What some of the folks are trying to say about why the bottom of the boom isn't fixed in place, is that on some vessels, like say a Cal 29, there's no winch to tension the main halyard. However, there is a block hanging down from the underside of the boom. So when you hoist the main, you hoist it far enough that you actually raise the boom several inches above it's natural position/the bottom black band on the mast. Then you use the purchase via the block hanging from the boom's underside to properly tension the luff.
- So yes, to some degree it's like a Cunningham, & it's a simple, inexpensive (compared to the price of a winch) way to be able to adjust the luff tension on the main.

BTW, there's an incorrect statement about where the majority of the drive in a mainsail comes from in one of the posts above. Very little, if any drive comes from the luff & forward portion of the main, quite the contrary. As it's in the lee of the mast & gets about zero air flow, & thus lift generation until you begin to sail off of the wind.
Such is why you see full battened mains & extended roaches on cruising boats now. Well that, & you get a more efficient sail shape. Racers have been using such sails for half a century due to this efficiency.

In the '92 or '95 America's Cup, the French team went so far as to "cut" a piece out of their mainsail from right behind the spar for 50%-70% of the main's height, & use the extra sail area on the luff where it was more efficient. The cut out was maybe a foot deep, fore & aft.
By "moving" this piece of sail, the sail was still of the correctly measureable "sail area", under the rules, but in theory would gain them a tiny bit of speed.

Didn't really help them much (boat was a slug from the outset), but if you really want to dig up the math, it'll verify what I'm saying. And, while the French modification sounds gimmicky, in the America's Cup, when it was raced with keelboats, guys would go nuts looking for 0.01% of speed (or even less), as differences that small were enough to make or break some races.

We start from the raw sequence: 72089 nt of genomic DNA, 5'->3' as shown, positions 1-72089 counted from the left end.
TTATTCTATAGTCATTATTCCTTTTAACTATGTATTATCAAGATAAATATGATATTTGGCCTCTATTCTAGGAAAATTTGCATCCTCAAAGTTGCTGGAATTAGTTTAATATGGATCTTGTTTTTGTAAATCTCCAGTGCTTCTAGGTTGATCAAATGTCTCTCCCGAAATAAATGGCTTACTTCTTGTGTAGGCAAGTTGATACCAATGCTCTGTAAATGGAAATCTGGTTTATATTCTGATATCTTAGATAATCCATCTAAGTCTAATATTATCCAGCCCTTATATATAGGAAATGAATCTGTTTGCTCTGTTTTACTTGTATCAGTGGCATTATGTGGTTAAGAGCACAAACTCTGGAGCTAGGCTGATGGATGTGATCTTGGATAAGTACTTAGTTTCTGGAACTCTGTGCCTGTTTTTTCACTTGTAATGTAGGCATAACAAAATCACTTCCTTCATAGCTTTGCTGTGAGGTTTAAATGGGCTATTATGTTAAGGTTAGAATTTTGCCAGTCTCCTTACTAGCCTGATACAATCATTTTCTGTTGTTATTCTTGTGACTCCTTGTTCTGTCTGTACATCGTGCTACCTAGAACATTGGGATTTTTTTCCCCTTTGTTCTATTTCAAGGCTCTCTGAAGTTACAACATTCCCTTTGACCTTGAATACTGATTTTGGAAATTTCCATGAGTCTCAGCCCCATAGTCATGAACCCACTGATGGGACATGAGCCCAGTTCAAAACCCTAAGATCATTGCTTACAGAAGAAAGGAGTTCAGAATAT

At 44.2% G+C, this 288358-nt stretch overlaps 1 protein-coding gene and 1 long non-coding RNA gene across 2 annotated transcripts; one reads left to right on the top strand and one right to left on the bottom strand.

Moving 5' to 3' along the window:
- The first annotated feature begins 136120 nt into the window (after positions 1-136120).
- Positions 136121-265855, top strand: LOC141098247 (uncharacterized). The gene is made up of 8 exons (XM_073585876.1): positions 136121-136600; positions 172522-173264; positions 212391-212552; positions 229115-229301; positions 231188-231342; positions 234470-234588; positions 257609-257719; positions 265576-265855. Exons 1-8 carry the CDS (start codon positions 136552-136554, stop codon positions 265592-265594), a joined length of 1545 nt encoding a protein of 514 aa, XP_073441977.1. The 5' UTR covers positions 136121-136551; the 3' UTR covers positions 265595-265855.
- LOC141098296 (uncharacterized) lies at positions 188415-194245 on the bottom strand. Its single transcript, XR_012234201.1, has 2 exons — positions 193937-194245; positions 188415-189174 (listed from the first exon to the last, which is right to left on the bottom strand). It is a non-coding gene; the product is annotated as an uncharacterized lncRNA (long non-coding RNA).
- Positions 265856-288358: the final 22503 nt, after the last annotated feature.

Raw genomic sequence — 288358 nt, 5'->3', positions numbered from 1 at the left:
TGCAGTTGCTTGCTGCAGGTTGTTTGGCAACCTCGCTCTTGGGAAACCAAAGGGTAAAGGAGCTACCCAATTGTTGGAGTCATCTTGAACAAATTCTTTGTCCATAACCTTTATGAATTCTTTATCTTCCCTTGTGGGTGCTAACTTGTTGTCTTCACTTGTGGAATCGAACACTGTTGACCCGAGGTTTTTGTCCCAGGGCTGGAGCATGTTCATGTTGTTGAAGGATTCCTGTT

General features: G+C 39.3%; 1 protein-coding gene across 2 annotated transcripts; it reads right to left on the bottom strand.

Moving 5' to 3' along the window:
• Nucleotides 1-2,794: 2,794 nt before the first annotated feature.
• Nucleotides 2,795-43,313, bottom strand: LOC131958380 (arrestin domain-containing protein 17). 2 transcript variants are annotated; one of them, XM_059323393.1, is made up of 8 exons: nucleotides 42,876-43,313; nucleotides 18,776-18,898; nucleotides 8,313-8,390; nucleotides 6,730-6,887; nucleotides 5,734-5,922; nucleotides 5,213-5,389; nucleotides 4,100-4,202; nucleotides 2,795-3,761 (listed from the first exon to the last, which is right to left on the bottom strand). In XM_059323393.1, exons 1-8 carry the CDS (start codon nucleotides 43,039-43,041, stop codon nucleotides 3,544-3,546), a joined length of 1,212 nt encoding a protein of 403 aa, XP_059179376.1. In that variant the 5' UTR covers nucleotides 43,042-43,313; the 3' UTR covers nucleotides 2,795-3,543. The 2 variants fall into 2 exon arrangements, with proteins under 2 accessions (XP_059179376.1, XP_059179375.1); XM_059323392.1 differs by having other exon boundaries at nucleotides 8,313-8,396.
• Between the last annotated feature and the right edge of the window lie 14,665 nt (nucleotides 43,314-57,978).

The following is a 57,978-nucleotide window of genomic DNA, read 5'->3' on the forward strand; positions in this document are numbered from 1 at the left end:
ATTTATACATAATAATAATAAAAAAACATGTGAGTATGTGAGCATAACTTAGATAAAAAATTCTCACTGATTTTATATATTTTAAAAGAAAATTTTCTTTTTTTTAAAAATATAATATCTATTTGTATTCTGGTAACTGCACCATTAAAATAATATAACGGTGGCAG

The saying was & is, "All things being equal, the crew with no socks & belts wins" - due to less weight aboard the boat.
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Old 02-12-2014, 06:14   #22
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Re: Rigging the Boom

I'm thinking that some folks here a too young to have ever sailed a boat with wire halyards and wire winch. On these boats the mainsail was wound up to a headboard stop at the top of the track. This lifted the boom as well on the heavy slide track. The boom was then downhauled to set the luff tension, and therefore the draft, with the underside purchase. The distance from the sailtrack to the tack fitting sometimes required the luff to be cut with a curve, usually from about 6 slides up. These slides were not sewn to the sail, but were fitted with a 1" welded ring. The matching spaced luff, where the slide would normally be sewn, were instead, doubled grommeted. A length of line, called a jackline, was woven thru a grommet, thru the ring, back thru the grommet, and down to the next set, and so on. The main was set and sailed, and the jackline tensioned when closehauled to set the best shape for the sail, and then secured back on itself. When the sail is lowered, the jackline allows the boom to lower to the BOTTOM of the slide, and the sail then has enough luff slack to stack on the boom. BTW, it requires some special thought to make a stackpack type of sailcover to work, but it can be done. Mine, which I designed and had built of Sunbrella, works perfectly. Can't post photos of all this as Bluestocking is stripped after being damaged by Gonzalo.
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Old 02-12-2014, 08:47   #23
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Re: Rigging the Boom

Quote:
Originally Posted by Jim Cate View Post
...If you start talking about a whole rig survey, well, that's a different problem entirely, answering an unasked question. Might be a good idea, might exceed the budget for now...
You have to read between the lines. She knows how to r&r a mainsail (mostly) but not how to rig the boom. Lots of members here willing to give good and bad opinions. But sometimes (especially new) boat owners need professional help, whether or not they have created a budget for it. And a boat that was sold with a tattered mainsail, will likely have rigging issues. Between the OP's lack of understanding and this likelihood, she needs (at least) a rig survey, something we can't do from a distance.
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Old 02-12-2014, 11:57   #24
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Re: Rigging the Boom

Thought I would pass along an image of the bottom of my downhaul track so you can see how they stopped the gooseneck from falling off the track on my Bristol 34. Same bolt arrangement at the top of the track so you don't pull the sail too high and have the goose come off the top of the track either.

Hope you get the idea.

Don